Friday, November 11, 2011

Report on 10 years of Bt Cotton usage in Tamilnadu released

A review of the usage of Bt Cotton in Tamilnadu was released during the Press Meet as part of the Roundtable on BRAI at the ICSA Centre in Chennai. The report was compiled by Ms. Kavitha Karugunti, Convenor of Alliance for Sustainable and Holistic Agriculture (ASHA), a national coalition of organic farmers and organic farming enthusiasts. Other who addressed the media included:
Dr. V. Suresh, National Secreatary, PUCL
Mr. Vellayan, President, Tamilnadu Traders Sangham
Mr. Vettavalam Manigandan, Farmer's Movement leader
Mr. R. Selvam, Convenor of the Organic Farmers federation of Tamilnadu and
Mr. Jayaraman, Federation of Consumers Organizations of Tamilnadu

Earlier as part of the meeting, Mr. Sridhar Radhakrishnan, from Thanal spoke of the field trials in Tamilnadu of GM Crops.
The key points of the report are:

  • Bt cotton expansion in Tamil Nadu did not increase in steady yield increases as claimed and hyped up. Tamil Nadu had high yields in cotton even in the years when it predominantly grew non-Bt varieties (not even hybrids).
  • Bt cotton cultivation in larger areas did not bring down the per-hectare or per quintal cost of cultivation as projected. The trends on this front have always been fluctuating and this continues.
  • Bt cotton cultivation and expansion to larger areas did not bring down the insecticide usage in cotton crop in Tamil Nadu. Further, Tamil Nadu had low average cost incurred on pesticides (indicative of lower use in volume too) even prior to Bt cotton introduction and the rationale for its approval is not clear in such a context. Spending on chemical fertilizers appears to be on an upward trend in cotton cultivation now.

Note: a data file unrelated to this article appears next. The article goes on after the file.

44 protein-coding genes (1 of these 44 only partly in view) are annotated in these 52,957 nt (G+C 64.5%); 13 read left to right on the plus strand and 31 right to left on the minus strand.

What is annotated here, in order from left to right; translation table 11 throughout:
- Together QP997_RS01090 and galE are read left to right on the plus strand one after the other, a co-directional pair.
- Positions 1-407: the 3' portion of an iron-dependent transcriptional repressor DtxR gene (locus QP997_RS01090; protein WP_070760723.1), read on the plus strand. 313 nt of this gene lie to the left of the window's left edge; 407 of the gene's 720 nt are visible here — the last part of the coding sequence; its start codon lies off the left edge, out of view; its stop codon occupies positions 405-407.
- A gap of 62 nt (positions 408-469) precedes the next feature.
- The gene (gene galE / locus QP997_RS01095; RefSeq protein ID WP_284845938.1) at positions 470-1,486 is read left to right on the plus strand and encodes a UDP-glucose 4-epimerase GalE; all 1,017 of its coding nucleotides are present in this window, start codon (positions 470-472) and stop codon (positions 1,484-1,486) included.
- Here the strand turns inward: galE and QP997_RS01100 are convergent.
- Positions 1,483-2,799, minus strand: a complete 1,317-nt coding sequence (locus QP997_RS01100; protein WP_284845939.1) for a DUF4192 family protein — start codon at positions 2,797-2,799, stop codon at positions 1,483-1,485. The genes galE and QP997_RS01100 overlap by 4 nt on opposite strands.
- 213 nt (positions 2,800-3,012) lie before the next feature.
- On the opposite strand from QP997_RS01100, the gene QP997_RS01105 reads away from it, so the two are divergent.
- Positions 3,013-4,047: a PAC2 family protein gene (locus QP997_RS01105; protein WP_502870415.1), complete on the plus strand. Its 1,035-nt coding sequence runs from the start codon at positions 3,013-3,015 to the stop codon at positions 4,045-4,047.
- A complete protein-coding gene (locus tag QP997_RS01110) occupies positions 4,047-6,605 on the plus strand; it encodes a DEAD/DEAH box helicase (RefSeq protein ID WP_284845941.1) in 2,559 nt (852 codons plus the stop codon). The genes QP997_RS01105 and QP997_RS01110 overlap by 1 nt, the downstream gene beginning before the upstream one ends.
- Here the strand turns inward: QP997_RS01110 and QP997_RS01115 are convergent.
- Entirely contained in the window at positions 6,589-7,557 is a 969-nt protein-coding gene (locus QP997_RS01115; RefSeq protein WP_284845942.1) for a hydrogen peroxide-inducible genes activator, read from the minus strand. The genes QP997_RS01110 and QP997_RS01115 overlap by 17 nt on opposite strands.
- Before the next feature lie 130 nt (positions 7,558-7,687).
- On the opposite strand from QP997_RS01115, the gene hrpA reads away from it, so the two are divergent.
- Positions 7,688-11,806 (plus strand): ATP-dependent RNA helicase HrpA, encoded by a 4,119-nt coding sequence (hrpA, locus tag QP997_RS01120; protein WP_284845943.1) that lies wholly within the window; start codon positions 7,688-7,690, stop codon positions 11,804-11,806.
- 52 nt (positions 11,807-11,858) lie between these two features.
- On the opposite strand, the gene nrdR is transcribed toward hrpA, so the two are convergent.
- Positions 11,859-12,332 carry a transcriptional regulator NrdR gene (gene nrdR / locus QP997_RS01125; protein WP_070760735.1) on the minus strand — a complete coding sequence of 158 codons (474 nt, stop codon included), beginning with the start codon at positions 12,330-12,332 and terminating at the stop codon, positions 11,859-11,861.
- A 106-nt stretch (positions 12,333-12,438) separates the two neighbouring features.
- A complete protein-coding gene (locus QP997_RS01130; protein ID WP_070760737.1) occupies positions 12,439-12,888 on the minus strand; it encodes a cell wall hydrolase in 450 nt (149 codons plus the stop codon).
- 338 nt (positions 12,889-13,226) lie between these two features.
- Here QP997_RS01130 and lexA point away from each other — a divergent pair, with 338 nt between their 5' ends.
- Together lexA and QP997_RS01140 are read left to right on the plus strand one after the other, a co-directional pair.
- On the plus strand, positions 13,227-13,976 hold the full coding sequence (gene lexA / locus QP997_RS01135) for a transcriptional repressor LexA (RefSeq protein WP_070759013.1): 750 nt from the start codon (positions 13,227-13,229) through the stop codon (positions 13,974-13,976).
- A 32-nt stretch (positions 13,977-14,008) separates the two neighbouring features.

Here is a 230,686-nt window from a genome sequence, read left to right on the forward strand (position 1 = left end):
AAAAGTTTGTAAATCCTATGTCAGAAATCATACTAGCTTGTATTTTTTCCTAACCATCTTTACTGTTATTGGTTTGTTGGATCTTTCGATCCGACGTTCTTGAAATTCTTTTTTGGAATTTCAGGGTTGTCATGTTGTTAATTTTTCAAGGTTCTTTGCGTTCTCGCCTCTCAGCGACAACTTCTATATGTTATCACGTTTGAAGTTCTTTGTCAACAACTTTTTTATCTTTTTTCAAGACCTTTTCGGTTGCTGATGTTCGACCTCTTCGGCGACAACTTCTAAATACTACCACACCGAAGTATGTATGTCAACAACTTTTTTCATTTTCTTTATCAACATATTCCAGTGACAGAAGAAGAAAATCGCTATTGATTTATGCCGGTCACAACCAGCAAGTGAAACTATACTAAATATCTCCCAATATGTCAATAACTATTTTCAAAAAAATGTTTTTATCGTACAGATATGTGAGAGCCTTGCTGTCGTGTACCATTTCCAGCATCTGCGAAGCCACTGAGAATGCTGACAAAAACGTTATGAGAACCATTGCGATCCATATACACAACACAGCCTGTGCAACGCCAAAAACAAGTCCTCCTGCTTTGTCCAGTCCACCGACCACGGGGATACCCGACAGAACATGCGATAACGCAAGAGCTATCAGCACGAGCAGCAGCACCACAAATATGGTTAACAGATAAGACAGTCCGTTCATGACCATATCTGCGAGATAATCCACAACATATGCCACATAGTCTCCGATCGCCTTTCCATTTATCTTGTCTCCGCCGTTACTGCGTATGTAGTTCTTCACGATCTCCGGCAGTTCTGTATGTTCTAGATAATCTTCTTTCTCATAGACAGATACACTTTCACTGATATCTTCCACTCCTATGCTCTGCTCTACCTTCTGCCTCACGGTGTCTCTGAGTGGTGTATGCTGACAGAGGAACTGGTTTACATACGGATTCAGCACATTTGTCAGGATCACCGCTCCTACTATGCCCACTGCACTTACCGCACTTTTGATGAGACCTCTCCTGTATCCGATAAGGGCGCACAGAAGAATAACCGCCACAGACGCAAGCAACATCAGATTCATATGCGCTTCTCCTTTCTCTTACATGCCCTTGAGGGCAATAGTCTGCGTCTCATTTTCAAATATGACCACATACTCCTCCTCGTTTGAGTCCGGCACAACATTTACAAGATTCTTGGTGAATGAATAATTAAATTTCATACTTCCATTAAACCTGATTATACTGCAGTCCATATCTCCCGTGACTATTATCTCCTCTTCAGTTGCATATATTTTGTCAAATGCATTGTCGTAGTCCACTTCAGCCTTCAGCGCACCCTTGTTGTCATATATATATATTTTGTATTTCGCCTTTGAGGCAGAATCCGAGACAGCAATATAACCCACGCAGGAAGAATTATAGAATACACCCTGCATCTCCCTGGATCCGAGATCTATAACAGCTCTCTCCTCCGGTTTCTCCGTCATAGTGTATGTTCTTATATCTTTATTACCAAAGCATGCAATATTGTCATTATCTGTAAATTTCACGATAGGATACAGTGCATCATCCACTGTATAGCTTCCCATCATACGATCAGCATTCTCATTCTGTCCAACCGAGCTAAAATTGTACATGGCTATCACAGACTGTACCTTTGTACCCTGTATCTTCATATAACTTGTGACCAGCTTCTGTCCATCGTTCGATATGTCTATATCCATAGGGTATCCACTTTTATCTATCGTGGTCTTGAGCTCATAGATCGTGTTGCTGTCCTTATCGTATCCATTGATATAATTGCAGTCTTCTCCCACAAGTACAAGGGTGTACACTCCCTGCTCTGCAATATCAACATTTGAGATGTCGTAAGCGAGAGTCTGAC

• There has been a large scale shift away from cotton varieties to sowing of Bt cotton hybrids raising many serious concerns around seed choices, seed prices and seed sovereignty, in addition to increasing chemicalisation of agriculture. This also raises valid questions on why Bt technology is seen as the cause for cotton yield increases, even by scientific institutions like the Tamil Nadu Agricultural University; this is all the more perplexing in a context when pest incidence itself is reported low!
  • There have been major failures of Bt cotton crop over the years and the unpredictability of performance is apparent from this. However, farmers have not always obtained a redressal from such failures. There are serious questions around the lack of a liability regime which covers both penalties as well as compensation in addition to remediation where necessary.
(the report can be downloaded directly from the SFA site soon)

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